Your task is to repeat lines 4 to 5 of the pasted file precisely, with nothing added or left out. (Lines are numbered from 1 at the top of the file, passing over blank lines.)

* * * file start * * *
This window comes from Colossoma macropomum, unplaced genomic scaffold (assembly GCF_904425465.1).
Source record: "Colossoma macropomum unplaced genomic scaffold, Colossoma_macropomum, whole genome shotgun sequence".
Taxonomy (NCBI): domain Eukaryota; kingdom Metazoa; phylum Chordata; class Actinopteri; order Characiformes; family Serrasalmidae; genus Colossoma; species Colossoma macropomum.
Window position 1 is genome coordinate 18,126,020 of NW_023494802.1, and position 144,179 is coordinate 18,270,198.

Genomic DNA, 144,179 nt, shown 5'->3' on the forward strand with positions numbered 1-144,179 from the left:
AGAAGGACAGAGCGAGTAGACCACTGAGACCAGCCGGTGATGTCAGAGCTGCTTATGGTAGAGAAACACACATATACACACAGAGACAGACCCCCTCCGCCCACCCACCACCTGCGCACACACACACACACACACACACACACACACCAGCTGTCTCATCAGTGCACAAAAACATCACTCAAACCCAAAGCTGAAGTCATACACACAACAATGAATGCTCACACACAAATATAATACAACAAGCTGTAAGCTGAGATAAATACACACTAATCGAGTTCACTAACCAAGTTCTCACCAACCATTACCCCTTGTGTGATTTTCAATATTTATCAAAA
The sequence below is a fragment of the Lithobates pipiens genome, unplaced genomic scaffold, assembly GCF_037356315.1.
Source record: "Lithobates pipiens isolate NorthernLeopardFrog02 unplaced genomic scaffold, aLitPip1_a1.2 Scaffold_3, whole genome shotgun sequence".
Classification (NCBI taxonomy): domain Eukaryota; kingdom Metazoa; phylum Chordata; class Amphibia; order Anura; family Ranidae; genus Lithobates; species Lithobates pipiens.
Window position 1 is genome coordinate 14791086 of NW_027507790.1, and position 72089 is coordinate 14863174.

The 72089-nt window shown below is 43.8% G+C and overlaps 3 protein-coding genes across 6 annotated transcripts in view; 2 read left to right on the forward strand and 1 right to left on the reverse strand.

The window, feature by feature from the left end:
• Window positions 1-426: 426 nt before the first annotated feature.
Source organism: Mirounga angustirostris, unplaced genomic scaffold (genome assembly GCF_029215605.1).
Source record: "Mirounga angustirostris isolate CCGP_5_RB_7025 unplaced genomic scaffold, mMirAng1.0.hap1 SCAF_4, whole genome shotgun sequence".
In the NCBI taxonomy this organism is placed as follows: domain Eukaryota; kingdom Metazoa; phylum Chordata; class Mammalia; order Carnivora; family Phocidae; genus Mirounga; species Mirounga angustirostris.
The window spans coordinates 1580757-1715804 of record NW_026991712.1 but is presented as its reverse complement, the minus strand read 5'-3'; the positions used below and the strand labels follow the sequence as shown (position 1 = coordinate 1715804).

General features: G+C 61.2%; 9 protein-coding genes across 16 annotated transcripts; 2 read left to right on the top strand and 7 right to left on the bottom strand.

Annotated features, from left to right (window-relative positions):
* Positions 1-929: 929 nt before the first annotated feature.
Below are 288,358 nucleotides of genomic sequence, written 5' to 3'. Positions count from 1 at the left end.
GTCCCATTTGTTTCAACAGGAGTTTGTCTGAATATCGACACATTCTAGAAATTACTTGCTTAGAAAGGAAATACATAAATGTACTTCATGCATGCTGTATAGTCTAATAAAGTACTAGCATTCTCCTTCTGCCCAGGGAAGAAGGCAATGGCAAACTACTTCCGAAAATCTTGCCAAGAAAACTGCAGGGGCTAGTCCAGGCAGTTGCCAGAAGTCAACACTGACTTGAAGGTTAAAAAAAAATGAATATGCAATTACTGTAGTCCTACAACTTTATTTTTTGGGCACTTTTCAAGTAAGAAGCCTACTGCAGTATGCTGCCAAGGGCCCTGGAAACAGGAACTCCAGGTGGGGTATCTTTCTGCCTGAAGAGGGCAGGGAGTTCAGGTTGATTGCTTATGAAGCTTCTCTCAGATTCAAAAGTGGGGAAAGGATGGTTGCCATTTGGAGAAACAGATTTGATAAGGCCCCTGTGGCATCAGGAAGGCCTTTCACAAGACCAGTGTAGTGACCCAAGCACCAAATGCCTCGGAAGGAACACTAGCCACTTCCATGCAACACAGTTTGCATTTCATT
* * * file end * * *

Window position 1 is genome coordinate 18,126,020 of NW_023494802.1, and position 144,179 is coordinate 18,270,198.

Genomic DNA, 144,179 nt, shown 5'->3' on the forward strand with positions numbered 1-144,179 from the left: